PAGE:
How is a building like an orchestra? It has many sections and requires a skilled conductor. With multiple large-scale systems running at the same time, a facility or building manager needs to be able to conduct to the best of their ability. A Systems Maintenance Technician (SMT) designation could be the next step in perfecting a building’s symphony.
A Systems Maintenance Technician designation is built for those who operate major systems such as HVAC or plumbing. The designation is meant for those who wish to increase the efficiency and safety of their building and learn how to maximize the skills they already have.
The program, offered by BOMI, involves five required courses:
The courses are meant to expand upon existing knowledge and help professionals become well versed in the systems requirements of commercial real estate.
While a great machinist or maintenance technician will usually be able to find work, being able to claim expertise in multiple systems involved in a building can take a resume to the top. In some states, jobs aren’t available for those without a qualification certifying their knowledge of multiple areas.
Mark Gallman of Highwoods Properties had been a machinist for many years before earning his SMT and joining the CRE industry. He had experienced plant closings before, but when the layoffs came at Lockheed, Gallman saw a workplace phenomenon.
“I couldn’t help but notice that none of the facilities maintenance technicians got laid off,” Gallman said. “In fact many of the employees slated for lay off were actually absorbed into facilities maintenance. I have been in this commercial real estate career for 18 years now, and it has been the most recession proof job that I have had.”
The transition to commercial real estate was made possible for Gallman when he earned his SMT, built upon his 20 years of machining and began a new career.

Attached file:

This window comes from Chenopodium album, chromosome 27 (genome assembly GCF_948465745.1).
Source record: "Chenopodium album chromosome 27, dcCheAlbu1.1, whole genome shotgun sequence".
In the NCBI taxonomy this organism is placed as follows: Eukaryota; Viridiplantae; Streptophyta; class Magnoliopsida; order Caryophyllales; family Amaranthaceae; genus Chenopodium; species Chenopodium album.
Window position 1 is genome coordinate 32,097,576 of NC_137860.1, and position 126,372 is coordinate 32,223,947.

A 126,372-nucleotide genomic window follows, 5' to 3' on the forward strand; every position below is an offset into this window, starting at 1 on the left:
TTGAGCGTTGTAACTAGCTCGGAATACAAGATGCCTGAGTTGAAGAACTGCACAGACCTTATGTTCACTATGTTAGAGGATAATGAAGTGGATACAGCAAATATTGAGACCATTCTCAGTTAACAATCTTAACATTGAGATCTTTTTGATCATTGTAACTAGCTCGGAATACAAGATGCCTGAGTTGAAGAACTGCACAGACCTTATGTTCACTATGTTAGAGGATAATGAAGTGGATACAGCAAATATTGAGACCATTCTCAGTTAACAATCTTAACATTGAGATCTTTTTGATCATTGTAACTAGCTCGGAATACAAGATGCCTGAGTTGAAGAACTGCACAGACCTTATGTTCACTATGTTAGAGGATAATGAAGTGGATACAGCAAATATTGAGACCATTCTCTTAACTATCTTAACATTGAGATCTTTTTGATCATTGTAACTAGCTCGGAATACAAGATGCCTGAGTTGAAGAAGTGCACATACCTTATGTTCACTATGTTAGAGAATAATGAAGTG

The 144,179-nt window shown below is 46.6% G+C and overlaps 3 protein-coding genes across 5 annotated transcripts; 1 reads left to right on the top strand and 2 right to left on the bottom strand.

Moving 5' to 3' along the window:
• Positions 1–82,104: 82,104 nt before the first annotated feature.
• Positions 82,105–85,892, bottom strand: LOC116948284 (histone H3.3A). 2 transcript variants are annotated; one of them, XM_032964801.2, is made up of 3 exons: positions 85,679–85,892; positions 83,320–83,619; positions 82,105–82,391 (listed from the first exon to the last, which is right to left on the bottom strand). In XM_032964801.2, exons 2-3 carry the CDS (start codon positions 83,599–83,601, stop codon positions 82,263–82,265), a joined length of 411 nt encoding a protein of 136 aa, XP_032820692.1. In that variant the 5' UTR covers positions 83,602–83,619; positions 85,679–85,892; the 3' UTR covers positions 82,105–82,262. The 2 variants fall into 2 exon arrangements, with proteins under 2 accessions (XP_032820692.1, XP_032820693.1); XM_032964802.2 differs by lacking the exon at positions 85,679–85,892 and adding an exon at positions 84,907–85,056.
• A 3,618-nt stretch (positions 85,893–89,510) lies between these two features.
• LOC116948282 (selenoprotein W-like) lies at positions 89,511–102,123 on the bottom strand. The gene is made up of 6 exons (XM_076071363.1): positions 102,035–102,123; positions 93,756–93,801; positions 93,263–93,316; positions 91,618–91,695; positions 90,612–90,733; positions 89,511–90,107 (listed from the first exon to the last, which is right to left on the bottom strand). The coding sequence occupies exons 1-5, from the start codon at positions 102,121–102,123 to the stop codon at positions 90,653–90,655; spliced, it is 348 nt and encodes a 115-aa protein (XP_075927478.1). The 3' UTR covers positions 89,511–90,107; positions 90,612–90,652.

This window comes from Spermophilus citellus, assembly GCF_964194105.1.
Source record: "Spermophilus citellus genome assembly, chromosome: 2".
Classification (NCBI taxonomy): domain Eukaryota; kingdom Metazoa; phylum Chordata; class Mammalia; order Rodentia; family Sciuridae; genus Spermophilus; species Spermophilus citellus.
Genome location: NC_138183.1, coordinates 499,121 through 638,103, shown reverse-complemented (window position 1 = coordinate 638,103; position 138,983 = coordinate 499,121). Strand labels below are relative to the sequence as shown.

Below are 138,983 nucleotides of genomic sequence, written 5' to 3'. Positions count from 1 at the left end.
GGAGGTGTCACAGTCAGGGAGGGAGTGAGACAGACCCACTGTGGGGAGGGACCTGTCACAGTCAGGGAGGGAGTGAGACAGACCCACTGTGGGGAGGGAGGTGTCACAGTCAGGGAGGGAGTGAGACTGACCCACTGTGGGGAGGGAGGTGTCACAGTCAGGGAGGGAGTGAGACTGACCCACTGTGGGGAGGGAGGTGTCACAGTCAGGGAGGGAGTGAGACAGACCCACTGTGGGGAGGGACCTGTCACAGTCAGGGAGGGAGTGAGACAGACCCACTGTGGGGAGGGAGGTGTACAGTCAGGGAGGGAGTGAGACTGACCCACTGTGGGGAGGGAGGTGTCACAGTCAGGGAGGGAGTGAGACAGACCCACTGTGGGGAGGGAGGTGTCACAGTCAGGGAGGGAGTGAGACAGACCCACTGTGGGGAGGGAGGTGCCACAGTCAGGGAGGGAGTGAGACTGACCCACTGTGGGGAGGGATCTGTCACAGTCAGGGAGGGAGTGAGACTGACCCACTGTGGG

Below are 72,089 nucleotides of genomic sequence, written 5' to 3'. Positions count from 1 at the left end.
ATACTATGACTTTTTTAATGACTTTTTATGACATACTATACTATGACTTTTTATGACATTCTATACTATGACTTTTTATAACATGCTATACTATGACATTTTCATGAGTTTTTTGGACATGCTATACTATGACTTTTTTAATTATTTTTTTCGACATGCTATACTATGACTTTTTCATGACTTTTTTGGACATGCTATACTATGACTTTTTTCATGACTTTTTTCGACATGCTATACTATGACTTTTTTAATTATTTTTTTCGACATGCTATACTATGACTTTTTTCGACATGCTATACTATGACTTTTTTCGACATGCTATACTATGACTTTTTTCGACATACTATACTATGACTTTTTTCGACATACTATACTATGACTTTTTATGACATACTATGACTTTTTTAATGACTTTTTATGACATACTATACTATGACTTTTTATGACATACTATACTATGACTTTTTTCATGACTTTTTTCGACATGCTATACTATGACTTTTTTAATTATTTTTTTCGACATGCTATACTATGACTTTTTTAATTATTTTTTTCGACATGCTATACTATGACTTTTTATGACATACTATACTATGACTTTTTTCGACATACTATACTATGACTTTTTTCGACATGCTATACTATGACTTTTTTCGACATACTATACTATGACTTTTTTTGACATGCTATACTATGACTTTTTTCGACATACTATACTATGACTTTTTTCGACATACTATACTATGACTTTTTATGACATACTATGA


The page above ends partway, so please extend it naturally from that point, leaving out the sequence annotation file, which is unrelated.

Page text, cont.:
This course is built for other working professionals. The content is relevant, and the pace makes sense for those balancing another job and instruction. It is also unique, offering education in areas that may not all be covered in a tech college course, or at all.
Dan Kelsey, director of engineering at SK Commercial Reality, enjoyed his class experience and said earning the SMT helped him advance in his facilities career.
“Tech school had no offering in how to run an office building,” Kelsey said. “The company I was with suggested BOMA SMT and SMA classes. The courses were organized in great categories and slow paced so people could work and go to class too.
Maybe you were trained in electrical, but don’t know HVAC. Maybe you spent your time in plumbing, but don’t have a firm grasp over energy management. The SMT is made to build off your existing skills and fill the gaps in order to properly prepare you for a career in commercial real estate.
“Thermodynamics and understanding how HVAC is simply a function of moving energy around from one place to another, was extremely interesting,” Gallman said. “In my machinist days, HVAC was a big black box with weird science that I didn’t fully understand. Once I was in the SMT, SMA program, studying with industry professionals and working with specific equipment in my job every day, the technical world of HVAC opened up for me.”
If you are looking for a career change, a sharper knowledge of facilities systems or are ready to take the next step in your career, consider the SMT. It may be the thing that opens a new door into CRE
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